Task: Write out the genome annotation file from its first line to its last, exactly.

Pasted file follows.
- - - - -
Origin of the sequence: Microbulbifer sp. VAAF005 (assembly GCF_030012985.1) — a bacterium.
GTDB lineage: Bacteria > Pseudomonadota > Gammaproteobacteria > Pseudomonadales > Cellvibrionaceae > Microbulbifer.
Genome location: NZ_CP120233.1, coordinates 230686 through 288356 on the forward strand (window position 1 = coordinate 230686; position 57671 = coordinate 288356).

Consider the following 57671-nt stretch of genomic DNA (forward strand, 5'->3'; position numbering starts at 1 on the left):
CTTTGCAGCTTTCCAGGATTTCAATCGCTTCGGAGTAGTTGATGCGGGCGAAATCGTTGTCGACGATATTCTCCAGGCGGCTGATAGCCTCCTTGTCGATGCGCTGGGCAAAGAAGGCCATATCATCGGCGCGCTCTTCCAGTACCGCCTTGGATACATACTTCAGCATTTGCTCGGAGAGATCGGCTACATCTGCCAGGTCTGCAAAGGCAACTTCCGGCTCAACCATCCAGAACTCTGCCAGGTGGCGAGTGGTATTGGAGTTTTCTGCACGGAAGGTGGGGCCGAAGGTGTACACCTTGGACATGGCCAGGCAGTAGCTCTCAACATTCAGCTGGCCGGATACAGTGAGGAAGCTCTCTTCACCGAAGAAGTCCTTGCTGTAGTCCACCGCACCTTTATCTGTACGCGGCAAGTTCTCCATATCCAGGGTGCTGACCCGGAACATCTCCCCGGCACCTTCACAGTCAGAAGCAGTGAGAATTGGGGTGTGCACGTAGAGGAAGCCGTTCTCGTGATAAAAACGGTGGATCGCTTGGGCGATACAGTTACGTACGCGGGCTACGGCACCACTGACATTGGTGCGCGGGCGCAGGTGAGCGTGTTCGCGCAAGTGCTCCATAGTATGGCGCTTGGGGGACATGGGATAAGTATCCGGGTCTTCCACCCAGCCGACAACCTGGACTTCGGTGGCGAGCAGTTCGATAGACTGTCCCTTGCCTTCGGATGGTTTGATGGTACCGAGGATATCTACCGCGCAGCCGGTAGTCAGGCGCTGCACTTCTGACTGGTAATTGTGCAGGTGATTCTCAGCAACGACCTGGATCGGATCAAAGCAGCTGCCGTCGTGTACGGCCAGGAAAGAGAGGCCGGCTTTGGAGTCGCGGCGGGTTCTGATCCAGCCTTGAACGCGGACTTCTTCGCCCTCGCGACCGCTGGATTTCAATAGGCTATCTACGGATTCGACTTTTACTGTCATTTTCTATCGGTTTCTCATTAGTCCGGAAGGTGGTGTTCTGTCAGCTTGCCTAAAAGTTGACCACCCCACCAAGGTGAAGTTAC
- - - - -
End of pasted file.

Origin of the sequence: Microbulbifer sp. VAAF005 (assembly GCF_030012985.1) — a bacterium.
GTDB lineage: Bacteria > Pseudomonadota > Gammaproteobacteria > Pseudomonadales > Cellvibrionaceae > Microbulbifer.
Genome location: NZ_CP120233.1, coordinates 230686 through 288356 on the forward strand (window position 1 = coordinate 230686; position 57671 = coordinate 288356).

Consider the following 57671-nt stretch of genomic DNA (forward strand, 5'->3'; position numbering starts at 1 on the left):
CTTTGCAGCTTTCCAGGATTTCAATCGCTTCGGAGTAGTTGATGCGGGCGAAATCGTTGTCGACGATATTCTCCAGGCGGCTGATAGCCTCCTTGTCGATGCGCTGGGCAAAGAAGGCCATATCATCGGCGCGCTCTTCCAGTACCGCCTTGGATACATACTTCAGCATTTGCTCGGAGAGATCGGCTACATCTGCCAGGTCTGCAAAGGCAACTTCCGGCTCAACCATCCAGAACTCTGCCAGGTGGCGAGTGGTATTGGAGTTTTCTGCACGGAAGGTGGGGCCGAAGGTGTACACCTTGGACATGGCCAGGCAGTAGCTCTCAACATTCAGCTGGCCGGATACAGTGAGGAAGCTCTCTTCACCGAAGAAGTCCTTGCTGTAGTCCACCGCACCTTTATCTGTACGCGGCAAGTTCTCCATATCCAGGGTGCTGACCCGGAACATCTCCCCGGCACCTTCACAGTCAGAAGCAGTGAGAATTGGGGTGTGCACGTAGAGGAAGCCGTTCTCGTGATAAAAACGGTGGATCGCTTGGGCGATACAGTTACGTACGCGGGCTACGGCACCACTGACATTGGTGCGCGGGCGCAGGTGAGCGTGTTCGCGCAAGTGCTCCATAGTATGGCGCTTGGGGGACATGGGATAAGTATCCGGGTCTTCCACCCAGCCGACAACCTGGACTTCGGTGGCGAGCAGTTCGATAGACTGTCCCTTGCCTTCGGATGGTTTGATGGTACCGAGGATATCTACCGCGCAGCCGGTAGTCAGGCGCTGCACTTCTGACTGGTAATTGTGCAGGTGATTCTCAGCAACGACCTGGATCGGATCAAAGCAGCTGCCGTCGTGTACGGCCAGGAAAGAGAGGCCGGCTTTGGAGTCGCGGCGGGTTCTGATCCAGCCTTGAACGCGGACTTCTTCGCCCTCGCGACCGCTGGATTTCAATAGGCTATCTACGGATTCGACTTTTACTGTCATTTTCTATCGGTTTCTCATTAGTCCGGAAGGTGGTGTTCTGTCAGCTTGCCTAAAAGTTGACCACCCCACCAAGGTGAAGTTAC